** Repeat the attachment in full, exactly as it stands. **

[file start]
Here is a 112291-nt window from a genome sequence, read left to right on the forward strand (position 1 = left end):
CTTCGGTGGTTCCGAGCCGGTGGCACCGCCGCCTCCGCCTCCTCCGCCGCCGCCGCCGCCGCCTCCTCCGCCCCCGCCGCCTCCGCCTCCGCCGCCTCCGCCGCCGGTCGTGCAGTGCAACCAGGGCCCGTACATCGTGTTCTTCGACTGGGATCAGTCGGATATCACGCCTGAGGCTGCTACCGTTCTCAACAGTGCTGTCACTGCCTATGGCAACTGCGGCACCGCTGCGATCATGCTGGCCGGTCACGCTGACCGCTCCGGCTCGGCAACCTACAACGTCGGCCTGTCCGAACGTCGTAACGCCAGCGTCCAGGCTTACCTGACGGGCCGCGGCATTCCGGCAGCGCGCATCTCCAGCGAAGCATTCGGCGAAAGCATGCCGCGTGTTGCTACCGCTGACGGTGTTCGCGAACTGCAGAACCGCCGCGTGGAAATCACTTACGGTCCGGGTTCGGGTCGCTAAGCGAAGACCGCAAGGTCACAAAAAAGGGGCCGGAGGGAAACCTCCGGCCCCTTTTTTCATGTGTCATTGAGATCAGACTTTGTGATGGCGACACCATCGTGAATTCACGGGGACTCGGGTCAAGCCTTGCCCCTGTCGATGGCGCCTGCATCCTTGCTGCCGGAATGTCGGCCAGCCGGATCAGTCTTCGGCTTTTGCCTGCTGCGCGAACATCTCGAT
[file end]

Here is a 112291-nt window from a genome sequence, read left to right on the forward strand (position 1 = left end):
CTTCGGTGGTTCCGAGCCGGTGGCACCGCCGCCTCCGCCTCCTCCGCCGCCGCCGCCGCCGCCTCCTCCGCCCCCGCCGCCTCCGCCTCCGCCGCCTCCGCCGCCGGTCGTGCAGTGCAACCAGGGCCCGTACATCGTGTTCTTCGACTGGGATCAGTCGGATATCACGCCTGAGGCTGCTACCGTTCTCAACAGTGCTGTCACTGCCTATGGCAACTGCGGCACCGCTGCGATCATGCTGGCCGGTCACGCTGACCGCTCCGGCTCGGCAACCTACAACGTCGGCCTGTCCGAACGTCGTAACGCCAGCGTCCAGGCTTACCTGACGGGCCGCGGCATTCCGGCAGCGCGCATCTCCAGCGAAGCATTCGGCGAAAGCATGCCGCGTGTTGCTACCGCTGACGGTGTTCGCGAACTGCAGAACCGCCGCGTGGAAATCACTTACGGTCCGGGTTCGGGTCGCTAAGCGAAGACCGCAAGGTCACAAAAAAGGGGCCGGAGGGAAACCTCCGGCCCCTTTTTTCATGTGTCATTGAGATCAGACTTTGTGATGGCGACACCATCGTGAATTCACGGGGACTCGGGTCAAGCCTTGCCCCTGTCGATGGCGCCTGCATCCTTGCTGCCGGAATGTCGGCCAGCCGGATCAGTCTTCGGCTTTTGCCTGCTGCGCGAACATCTCGAT